Hess Triangle: the smallest piece of private property in New York City3 min read
New York City is full of unusual plots of land left over from various construction projects, but none as small and emblematic as the Hess Triangle, a private property barely larger than a pizza slice.
The small plot of land located outside of Village Cigars at Seventh Avenue and Christopher Street has got a big story behind it—it involves a headstrong landlord, the 7th Avenue subway extension, and the City of New York.
Its story began in 1910 when nearly 300 buildings in the area were slated to be torn down to widen streets and construct the new subway line, including the Voorhis, a 5-storey apartment building owned by businessman David Hess.
He and his family fought the decision, but by 1913, they had exhausted all legal options and had to watch their property be demolished. However, in 1928, while checking property papers, Hess’s heirs discovered that the city had neglected to seize a tiny corned of Plot 55, and quickly filed a notice of possession for it.
That’s how the Hess Triangle, the smallest piece of real estate in NYC, came to be.
Measuring only 0.0000797113 acres, the Hess Triangle is barely larger than a slice of pizza, and It would also be invisible to the naked eye, if not for the black and white mosaic decorating it, which reads “Property of the Hess Estate, which has never been dedicated for public purposes.”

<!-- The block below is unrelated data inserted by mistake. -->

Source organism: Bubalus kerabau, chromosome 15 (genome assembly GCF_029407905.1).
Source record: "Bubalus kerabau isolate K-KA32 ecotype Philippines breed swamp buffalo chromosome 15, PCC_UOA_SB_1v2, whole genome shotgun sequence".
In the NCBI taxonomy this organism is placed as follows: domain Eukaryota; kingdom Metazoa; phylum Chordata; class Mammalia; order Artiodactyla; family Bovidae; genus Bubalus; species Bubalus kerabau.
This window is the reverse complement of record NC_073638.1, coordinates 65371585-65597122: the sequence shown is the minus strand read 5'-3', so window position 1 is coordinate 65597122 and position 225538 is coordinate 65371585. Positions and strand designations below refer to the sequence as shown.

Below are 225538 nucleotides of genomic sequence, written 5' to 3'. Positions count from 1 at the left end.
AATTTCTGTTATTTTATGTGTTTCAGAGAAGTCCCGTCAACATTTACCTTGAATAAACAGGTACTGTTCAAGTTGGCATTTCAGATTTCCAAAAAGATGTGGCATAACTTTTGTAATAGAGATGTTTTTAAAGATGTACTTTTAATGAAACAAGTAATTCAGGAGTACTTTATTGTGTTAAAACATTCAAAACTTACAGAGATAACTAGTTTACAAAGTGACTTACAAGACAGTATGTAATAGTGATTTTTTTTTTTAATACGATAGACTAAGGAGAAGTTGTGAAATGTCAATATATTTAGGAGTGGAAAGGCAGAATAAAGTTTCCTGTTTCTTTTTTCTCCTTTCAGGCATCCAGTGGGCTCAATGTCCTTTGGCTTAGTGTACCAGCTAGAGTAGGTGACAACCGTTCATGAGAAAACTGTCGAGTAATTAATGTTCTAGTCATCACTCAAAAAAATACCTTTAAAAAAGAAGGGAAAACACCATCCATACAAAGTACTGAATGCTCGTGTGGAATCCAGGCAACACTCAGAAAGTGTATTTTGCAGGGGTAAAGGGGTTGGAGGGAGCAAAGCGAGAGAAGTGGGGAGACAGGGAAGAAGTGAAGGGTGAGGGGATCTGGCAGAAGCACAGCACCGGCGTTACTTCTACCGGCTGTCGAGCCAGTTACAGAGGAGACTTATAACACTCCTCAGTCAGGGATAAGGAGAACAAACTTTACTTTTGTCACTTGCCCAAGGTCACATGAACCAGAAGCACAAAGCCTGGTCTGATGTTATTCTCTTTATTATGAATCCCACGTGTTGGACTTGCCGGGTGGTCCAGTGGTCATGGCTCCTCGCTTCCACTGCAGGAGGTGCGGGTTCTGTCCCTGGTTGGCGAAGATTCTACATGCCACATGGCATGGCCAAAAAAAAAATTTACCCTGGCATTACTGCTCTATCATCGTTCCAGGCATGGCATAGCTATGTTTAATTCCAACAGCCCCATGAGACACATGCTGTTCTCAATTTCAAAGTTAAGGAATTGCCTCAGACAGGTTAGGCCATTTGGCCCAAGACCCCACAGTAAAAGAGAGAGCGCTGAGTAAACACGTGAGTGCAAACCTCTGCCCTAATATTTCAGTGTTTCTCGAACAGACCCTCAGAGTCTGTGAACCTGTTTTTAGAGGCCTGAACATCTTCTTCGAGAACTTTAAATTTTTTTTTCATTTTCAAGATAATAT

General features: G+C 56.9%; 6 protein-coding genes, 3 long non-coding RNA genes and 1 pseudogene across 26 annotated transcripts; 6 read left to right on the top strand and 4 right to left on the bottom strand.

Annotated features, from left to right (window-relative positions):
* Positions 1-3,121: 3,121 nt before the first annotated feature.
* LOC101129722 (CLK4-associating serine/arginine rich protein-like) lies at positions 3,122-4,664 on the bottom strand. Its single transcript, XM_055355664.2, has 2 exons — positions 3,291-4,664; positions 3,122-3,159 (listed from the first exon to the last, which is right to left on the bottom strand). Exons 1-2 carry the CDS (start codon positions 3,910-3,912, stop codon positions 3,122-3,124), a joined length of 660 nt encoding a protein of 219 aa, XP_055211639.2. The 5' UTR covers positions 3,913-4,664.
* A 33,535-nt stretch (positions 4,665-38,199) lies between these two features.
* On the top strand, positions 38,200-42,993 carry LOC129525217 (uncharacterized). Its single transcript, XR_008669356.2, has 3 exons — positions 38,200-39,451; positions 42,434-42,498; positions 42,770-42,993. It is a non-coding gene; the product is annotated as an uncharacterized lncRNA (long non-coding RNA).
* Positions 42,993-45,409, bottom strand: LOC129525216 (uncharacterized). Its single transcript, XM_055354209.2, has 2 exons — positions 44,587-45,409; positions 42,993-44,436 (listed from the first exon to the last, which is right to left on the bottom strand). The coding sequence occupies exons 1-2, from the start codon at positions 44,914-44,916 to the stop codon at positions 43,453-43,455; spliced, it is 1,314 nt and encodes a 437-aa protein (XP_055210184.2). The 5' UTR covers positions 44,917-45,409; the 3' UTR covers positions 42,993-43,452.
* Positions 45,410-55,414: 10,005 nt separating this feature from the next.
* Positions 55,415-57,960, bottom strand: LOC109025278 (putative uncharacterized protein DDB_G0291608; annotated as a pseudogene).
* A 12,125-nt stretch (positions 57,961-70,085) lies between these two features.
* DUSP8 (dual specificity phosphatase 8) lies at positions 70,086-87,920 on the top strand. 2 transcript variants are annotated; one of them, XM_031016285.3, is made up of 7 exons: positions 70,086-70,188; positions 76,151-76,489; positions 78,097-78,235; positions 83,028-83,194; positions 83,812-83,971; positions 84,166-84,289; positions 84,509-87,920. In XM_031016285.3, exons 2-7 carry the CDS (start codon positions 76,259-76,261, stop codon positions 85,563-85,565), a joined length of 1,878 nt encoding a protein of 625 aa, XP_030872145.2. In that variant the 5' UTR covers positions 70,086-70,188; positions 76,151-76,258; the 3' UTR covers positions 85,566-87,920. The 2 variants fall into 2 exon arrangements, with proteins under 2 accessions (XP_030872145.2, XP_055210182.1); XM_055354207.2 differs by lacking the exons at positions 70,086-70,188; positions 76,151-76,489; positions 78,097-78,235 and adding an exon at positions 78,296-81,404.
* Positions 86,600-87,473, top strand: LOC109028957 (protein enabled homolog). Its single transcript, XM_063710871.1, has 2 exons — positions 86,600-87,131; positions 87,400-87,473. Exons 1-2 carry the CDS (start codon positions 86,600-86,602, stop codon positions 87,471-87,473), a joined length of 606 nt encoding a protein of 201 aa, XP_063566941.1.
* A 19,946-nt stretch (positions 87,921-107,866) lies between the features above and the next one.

Soon after being legally claimed by the Hess Estate, the city of New York had the gall to ask the family to donate the small plot to the public, but they decided to keep it as a symbol of resistance and defiance.
“It’s the little guy fighting city hall,” said Andrew Berman, executive director of the Greenwich Village Society for Historic Preservation.
In 1938, the Hess Triangle was sold to the adjacent Village Cigars store, for $1,000.
That may not sound like a lot, but considering the size of the plot, and inflation, the tiny piece of property would be worth about $17,000 in today’s money. That’s $68,000 per square meter, which actually makes the Hess Triangle not only the smallest, but one of the most expensive pieces of private property in New York City!
Some claim that the Hess Triangle is still owned by Village Cigars, but according to Wikipedia, it was sold to Yashiva University, which in turn sold it to 70 Christopher Realty Corporation, in 1995.
Either way, all owners chose to keep the iconic mosaic intact and, although it is walked all over by pedestrians, it serves as a constant reminder that Hess was not easily conquered.
Images from web – Google Research